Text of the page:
Flashcards in Fiser ABSITE Ch. 30 Stomach Deck (71):
What is the stomach transit time?
Where does peristalsis occur in the stomach?
only in the distal stomach
What are the branches of the Celiac trunk?
left gastric, common hepatic, splenic
Left gastroepiploic and short gastrics are branches of what artery?
What is the blood supply of the greater curvature of the stomach?
right and left gastroepiploics, short gastrics
What is the blood supply of the lesser curvature of the stomach?
right and left gastrics
The right gastric is a branch of what artery?
What is the blood supply of the pylorus?
What is the mucosa of the stomach lined with?
simple columnar epithelium
What is the first enzyme in proteolysis and what cell secretes it?
Pepsinogen, secreted by chief cells
What do the parietal cells secrete?
H+ and intrinsic factor
What 2 things do Brunner's glands in the duodenum secrete?
pepsinogen and alkaline mucus
Antrectomy with gastroduodenal anastomosis?
Antrectomy with gastrojejunal anastomosis?
____ ulcer is a vascular malformation in the stomach
____ disease is mucous cell hyperplasia, increased rugal folds of the stomach.
What is the tx for gastric volvulus?
reductiona and Nissen
Associated with type II (paraesophageal) hernia _ Nausea without vomiting; severe pain.
Where is the tear usually located in a Mallory-Weiss tear?
near lesser curvature of the stomach near GE junction
What is the result of a vagotomy
vagal denervation all forms increase liquid emptying -> vagally mediated receptive relaxation is removed, results in increased gastric pressure that accelerates liquid emptying
In complete vagotomy (truncal or selective) there is decreased emptying of solids. In highly selective vagotomy there is normal emptying of solids. Addition of what procedure to either results in increased solid emptying?
What is the most common problem following vagotomy (30-50%)?
Upper GI bleed and having trouble localizing source with EGD. What can be done next?
tagged RBC scan
What is the biggest risk factor for rebleeding of an upper GI bleed at the time of EGD?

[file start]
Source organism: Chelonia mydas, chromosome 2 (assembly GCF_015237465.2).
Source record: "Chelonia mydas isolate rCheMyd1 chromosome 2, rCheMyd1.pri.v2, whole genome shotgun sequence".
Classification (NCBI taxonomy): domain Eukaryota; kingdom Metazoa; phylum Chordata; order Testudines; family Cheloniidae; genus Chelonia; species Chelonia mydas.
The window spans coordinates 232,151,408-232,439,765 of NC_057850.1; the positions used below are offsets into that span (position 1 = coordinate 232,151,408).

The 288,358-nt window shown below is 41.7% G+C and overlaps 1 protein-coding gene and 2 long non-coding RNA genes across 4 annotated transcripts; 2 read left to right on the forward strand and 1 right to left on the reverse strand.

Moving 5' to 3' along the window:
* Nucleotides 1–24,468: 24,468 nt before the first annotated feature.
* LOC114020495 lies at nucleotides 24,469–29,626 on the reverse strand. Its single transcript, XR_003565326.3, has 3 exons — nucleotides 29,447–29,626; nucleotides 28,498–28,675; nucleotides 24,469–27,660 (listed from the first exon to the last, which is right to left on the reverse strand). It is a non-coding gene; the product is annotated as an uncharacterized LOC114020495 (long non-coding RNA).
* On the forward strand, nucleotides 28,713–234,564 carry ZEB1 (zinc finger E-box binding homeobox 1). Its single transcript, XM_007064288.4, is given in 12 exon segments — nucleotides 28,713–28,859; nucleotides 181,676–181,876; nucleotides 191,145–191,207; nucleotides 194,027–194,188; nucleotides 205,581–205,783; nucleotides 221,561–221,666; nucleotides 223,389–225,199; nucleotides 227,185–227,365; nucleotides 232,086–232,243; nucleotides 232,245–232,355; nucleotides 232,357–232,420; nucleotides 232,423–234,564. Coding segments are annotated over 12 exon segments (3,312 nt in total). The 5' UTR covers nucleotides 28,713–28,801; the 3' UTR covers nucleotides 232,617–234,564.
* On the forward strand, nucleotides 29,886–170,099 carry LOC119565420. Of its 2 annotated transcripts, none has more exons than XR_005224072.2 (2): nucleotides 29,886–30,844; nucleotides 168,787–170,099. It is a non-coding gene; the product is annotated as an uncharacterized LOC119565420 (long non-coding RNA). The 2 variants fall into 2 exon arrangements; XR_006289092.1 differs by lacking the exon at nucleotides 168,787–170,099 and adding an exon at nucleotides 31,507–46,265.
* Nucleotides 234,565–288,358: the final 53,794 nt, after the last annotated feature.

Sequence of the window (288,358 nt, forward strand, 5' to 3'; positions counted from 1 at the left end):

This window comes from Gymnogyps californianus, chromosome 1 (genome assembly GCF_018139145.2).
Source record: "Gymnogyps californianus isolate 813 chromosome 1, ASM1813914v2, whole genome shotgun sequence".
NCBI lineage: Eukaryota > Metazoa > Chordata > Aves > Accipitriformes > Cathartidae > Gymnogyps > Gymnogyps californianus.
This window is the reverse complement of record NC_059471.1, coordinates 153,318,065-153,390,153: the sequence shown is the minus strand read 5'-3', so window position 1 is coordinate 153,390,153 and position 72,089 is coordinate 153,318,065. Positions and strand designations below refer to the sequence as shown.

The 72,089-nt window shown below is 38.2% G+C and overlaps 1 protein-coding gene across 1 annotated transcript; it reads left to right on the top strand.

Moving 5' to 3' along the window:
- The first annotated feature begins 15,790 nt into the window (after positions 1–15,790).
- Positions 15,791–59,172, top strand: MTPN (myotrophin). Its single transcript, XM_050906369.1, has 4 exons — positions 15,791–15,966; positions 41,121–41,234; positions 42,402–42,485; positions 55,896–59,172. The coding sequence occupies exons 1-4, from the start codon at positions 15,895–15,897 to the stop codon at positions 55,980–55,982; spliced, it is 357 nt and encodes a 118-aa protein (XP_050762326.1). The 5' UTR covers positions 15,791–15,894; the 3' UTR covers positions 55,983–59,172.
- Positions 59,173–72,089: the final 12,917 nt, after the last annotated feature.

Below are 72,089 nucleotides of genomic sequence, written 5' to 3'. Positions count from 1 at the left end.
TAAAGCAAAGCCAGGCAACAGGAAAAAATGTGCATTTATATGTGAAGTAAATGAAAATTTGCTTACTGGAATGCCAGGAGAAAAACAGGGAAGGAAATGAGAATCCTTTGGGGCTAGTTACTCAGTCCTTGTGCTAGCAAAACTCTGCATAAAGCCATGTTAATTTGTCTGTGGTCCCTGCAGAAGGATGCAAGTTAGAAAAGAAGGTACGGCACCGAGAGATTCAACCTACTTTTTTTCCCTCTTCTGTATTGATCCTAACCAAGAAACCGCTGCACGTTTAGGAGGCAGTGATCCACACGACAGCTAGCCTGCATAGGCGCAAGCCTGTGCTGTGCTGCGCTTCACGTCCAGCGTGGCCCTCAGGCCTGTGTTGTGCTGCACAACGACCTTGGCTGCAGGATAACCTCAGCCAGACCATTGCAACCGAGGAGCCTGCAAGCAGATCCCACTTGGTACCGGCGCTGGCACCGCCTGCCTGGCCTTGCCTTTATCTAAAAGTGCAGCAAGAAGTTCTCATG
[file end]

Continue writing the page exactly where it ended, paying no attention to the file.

spurting blood vessel
In a pt with liver failure, what is the most likely source of an upper GI bleed?
What is the tx for a bleeding esophageal varices?
EGD with sclerotherapy or TIPS, not OR
What location of duodenal ulcers usually perforate? what location bleed from GDA?
anterior ulcers perforate, posterior ulcers bleed from GDA
Describe the incision and closure of a Heineke-Mikulicz pyloroplasty.
longitudunal incision of the plyloric sphincter followed by a transverse closure
What is the most frequent complication of duodenal ulcers?
The 1st surgical option for bleeding duodenal ulcer is duodenstomy and what? what if the pt has been on PPI therapy?
GDA ligation; truncal vagotomy and pyloroplasty
With GDA ligation for bleeding duodenal ulcer, it is important to avoid hitting what structure?
common bile duct
What is the initial treatment of choice for obstruction due to duodenal ulcer?
Pt on H-pump inhibitor develops a perforated duodenal ulcer. What is the best surgical option? what if they were not on H-pump inhibitor?
Graham patch and highly selective vagotomy; just do Graham patch and place on omeprazole
What is the test for Zollinger-Ellison Syndrome?
Secretin test results in high gastrin level
In Zollinger-Ellison syndrome, what size tumors can be enucleated?
Less than 2 cm
What is the most common location for gastric ulcers? and the most common cause?
lesser curvature; decreased mucosal defense (normal acid secretion)
Hemorrhage is associated with higher mortality in duodenal or gastric ulcers?
What location in the stomach is the bx for H. pylori taken?
List the locations of gastric ulcers types I-V
Type I - lesser curve along body of stomach; Type II - 2 ulcers, lesser curve and duodenal; Type III - pre pyloric; Type IV - lesser curve high along cardia of stomach; Type V - associated with NSAIDs